The practice of mindfulness has two important pieces: 1) notice when you're distracted, and 2) return to the present moment, with spaciousness and compassion. We can't stop our thoughts and judgments, but we can form new relationships with them. Noticing is the first step in any awareness practice. We can't make changes from autopilot, but if we notice, we make more conscious choices.
Though sometimes we might notice and make judgments, "Joy, I can't believe you were lost in thoughts again. Pay attention!", our return to presence—through sensations of the body or sounds in the room—can be gentle and effective: "Joy, you've been ruminating. It's okay. Come back to your breath." Letting thoughts rest, letting judgments rest, for just a few moments. This cultivates awareness and compassion.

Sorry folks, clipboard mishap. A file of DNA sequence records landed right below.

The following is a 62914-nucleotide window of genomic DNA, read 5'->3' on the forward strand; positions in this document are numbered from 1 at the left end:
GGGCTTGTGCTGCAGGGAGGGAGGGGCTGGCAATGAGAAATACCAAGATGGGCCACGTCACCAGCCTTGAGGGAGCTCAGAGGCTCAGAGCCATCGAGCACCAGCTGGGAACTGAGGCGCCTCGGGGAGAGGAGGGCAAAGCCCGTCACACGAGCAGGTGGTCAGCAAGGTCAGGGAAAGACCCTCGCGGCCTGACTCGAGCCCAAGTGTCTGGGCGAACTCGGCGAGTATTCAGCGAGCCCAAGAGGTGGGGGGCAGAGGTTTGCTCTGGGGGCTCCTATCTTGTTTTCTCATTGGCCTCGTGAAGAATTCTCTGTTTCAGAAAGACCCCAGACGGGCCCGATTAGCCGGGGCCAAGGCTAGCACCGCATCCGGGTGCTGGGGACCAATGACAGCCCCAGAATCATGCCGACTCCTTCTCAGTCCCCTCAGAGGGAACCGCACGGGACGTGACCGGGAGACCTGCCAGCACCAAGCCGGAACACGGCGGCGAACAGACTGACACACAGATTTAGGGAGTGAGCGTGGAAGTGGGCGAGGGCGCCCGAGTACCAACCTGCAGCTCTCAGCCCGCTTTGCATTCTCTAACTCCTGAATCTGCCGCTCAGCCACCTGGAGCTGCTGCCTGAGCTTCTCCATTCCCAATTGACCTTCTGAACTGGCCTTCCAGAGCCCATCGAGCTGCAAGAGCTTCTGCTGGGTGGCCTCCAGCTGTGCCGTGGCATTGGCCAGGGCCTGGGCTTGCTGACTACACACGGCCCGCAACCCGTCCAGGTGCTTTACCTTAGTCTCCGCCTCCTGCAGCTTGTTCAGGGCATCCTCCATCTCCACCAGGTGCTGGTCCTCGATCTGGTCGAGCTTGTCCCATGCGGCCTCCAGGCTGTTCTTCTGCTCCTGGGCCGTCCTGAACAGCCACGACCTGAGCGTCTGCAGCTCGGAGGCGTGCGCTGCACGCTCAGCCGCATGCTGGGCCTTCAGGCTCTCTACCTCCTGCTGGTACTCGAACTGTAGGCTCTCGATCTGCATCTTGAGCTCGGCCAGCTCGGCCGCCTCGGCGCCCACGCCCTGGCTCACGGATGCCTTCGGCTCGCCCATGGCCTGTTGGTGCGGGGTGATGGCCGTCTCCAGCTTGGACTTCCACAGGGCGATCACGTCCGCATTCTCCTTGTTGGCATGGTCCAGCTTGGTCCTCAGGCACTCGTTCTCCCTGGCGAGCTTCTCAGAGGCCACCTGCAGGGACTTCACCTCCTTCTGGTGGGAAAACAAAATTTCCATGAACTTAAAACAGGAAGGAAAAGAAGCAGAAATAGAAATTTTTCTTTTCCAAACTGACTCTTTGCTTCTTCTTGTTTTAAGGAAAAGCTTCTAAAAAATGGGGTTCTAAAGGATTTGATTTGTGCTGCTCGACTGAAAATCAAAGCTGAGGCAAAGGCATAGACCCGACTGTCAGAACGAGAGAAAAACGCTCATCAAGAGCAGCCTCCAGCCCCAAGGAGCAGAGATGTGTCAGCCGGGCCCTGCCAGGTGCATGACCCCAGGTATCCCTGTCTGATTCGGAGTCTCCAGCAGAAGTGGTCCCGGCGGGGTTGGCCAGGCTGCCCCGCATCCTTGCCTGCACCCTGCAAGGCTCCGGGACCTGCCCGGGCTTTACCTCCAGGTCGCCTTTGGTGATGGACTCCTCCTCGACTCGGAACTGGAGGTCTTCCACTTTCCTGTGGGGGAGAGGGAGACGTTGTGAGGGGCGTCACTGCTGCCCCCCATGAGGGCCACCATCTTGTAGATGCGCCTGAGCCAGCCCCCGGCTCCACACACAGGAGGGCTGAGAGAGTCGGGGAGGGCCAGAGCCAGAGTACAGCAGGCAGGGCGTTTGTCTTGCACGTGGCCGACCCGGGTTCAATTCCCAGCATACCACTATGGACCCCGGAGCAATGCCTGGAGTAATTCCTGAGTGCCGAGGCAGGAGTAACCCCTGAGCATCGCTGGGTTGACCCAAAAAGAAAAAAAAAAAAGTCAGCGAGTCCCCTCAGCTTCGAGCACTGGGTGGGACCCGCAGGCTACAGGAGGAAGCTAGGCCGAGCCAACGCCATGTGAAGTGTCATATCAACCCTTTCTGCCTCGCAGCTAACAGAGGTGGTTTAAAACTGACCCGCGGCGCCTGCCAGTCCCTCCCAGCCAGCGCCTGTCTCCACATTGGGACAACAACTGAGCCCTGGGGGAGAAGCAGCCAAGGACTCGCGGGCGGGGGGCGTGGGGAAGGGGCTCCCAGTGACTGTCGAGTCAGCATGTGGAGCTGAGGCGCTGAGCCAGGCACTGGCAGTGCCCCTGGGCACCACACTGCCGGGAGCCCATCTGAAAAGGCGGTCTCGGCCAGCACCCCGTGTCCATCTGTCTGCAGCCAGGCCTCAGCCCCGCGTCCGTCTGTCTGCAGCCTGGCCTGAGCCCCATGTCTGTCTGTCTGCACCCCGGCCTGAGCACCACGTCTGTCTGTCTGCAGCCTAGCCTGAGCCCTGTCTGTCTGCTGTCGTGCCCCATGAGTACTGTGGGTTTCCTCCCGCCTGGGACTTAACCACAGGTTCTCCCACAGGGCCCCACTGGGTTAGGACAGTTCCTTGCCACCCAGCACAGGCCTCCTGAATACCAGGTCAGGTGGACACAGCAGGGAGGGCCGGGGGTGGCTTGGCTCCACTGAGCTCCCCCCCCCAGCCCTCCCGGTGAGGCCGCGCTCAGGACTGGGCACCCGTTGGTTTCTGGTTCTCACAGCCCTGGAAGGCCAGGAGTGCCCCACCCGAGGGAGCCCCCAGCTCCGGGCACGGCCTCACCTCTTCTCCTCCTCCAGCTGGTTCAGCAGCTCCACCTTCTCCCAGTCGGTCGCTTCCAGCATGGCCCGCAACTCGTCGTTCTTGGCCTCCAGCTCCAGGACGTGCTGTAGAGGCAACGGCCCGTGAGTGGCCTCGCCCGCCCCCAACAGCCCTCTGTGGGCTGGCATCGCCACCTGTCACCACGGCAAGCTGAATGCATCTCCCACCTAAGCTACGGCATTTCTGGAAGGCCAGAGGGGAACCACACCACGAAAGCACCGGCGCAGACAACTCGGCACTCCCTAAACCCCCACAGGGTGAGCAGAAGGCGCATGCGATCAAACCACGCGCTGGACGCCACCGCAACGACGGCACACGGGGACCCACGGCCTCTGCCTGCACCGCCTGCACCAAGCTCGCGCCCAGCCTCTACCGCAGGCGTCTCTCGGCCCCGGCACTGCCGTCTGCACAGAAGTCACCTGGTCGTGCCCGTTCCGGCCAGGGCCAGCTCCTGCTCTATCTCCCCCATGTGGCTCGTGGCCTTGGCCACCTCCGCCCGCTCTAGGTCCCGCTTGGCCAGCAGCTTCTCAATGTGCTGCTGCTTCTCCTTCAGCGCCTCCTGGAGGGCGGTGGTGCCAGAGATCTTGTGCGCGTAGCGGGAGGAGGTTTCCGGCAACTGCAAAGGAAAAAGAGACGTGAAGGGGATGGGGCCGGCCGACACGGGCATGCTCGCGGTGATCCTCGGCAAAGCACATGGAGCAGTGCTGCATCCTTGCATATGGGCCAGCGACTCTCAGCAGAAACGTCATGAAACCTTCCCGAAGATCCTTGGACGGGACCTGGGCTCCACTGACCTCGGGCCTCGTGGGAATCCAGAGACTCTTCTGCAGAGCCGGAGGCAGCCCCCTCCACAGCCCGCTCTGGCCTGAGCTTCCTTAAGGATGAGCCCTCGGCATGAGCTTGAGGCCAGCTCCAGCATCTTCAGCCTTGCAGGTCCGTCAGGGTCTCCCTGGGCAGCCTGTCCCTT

Mindfulness is a practice, not an end result. It requires a willingness to begin again and again; to drop expectations; to pay attention in a spacious, kind way. And it's possible to do this practice in small doses. Small changes have big impact.
I encourage you to practice now—in this very moment. If you feel a tug of resistance or not-enough-time, that's a clue you might really need this pause. Give yourself permission to just be; to listen to this short audio: